Lack of palliative care pushing Quebecers toward medically assisted death, College of Physicians says

Categories: Policy.

A lack of palliative care services in parts of Quebec may be forcing patients to choose medical aid in dying as a way to end their lives with dignity, says Quebec’s College of Physicians.

In a letter sent to Quebec Health Minister Gaétan Barrette this week, the group said Quebec is suffering from a lack of specialized, palliative care doctors and uneven levels of service are being offered across the province.

“Patients, failing to benefit from such care, could have had no other choice but to ask for medical aid in dying to end their days in dignity,” the letter reads.

The college said patients requesting medical aid in dying are getting priority access to available resources, “to the detriment of other patients” at the end of their lives.

“Palliative care cannot be limited to access to medical aid in dying,” its letter reads.

The group’s president, Dr. Charles Bernard, said fewer physicians and medical professionals have chosen to specialize in palliative care over the last two years.

“We are getting worried,” Bernard told CBC News.

“If we don’t recruit and if we don’t give a little help, in a few years from now, we will have a real problem.”

In 2016, the first year after Quebec’s medical aid in dying law took effect, a total of 461 patients were granted doctor-assisted death.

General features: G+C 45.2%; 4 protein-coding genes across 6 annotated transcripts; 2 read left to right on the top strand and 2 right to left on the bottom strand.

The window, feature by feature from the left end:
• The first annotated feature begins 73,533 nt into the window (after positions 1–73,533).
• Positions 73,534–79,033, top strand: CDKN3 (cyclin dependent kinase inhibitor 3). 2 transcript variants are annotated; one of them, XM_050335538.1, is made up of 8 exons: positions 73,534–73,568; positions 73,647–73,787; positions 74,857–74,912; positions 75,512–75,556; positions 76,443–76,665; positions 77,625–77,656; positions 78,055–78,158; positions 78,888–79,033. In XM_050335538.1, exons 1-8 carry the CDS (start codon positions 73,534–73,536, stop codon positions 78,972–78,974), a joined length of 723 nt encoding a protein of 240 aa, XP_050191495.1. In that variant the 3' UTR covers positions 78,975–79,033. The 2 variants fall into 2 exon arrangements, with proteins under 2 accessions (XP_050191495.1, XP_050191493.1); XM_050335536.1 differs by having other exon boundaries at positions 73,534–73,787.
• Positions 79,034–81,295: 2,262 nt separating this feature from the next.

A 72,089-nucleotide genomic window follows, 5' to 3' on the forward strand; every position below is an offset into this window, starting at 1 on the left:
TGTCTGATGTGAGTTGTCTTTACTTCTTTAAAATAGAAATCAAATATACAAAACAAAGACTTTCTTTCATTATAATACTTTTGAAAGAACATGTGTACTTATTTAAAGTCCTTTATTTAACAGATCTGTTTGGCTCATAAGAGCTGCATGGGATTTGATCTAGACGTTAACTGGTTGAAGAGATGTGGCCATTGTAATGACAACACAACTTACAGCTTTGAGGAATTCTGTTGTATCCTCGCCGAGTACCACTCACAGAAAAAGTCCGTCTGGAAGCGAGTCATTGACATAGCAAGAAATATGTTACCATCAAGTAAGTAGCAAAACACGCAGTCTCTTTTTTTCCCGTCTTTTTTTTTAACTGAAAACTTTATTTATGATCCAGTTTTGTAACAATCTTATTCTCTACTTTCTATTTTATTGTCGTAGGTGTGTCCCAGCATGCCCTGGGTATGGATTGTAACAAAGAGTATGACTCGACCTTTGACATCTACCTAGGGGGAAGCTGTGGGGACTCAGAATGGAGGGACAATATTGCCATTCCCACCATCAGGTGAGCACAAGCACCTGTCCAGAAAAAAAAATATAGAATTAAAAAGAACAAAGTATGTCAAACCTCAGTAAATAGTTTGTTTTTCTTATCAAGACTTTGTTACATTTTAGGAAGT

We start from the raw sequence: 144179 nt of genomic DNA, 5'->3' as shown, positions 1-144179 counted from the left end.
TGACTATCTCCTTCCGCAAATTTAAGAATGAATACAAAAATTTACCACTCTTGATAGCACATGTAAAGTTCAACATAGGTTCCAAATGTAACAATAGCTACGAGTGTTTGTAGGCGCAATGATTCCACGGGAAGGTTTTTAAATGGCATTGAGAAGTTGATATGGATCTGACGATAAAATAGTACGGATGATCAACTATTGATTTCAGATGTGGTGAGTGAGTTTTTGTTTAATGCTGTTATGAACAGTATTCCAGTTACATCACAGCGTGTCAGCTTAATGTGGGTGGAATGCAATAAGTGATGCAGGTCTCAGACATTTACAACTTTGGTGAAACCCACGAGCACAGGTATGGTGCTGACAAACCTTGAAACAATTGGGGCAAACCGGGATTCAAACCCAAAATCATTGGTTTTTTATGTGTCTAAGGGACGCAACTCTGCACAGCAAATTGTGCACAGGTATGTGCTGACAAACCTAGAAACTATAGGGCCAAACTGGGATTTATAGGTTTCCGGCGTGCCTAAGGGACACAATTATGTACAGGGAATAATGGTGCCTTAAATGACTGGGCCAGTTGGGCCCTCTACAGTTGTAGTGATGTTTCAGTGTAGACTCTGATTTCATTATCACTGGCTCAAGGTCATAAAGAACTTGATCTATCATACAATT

More access to home-based care, ministry says

In a written response to Radio-Canada, the health minister’s office said it wanted to “qualify the college’s presumptions.”

The province’s palliative care plan, launched in 2015, has led to an increase in the number of people accessing services at home, it said.

Barrette’s office did not comment any further on the college’s letter.

Radio-Canada reported 24,000 people accessed palliative care at home in 2017-2018, compared to 22,000 in 2014-2015.

However, the Quebec Society for Palliative Care said the province’s plan has resulted in uneven access to support.

“In some places, there are improvements. Sometimes, it’s stagnant. And, in some places, it’s deteriorating,” the group’s president, Dr. Christiane Martel, told Radio-Canada.

Martel agreed with the college’s letter, saying deficiencies in the system can lead patients to opt for medical aid in dying.

“When our patient tells us, ‘because I don’t have enough help at home, because I’m stuck at a hospital, I’m going to request medical aid in dying,’ doctors are uncomfortable,” she said. Read more…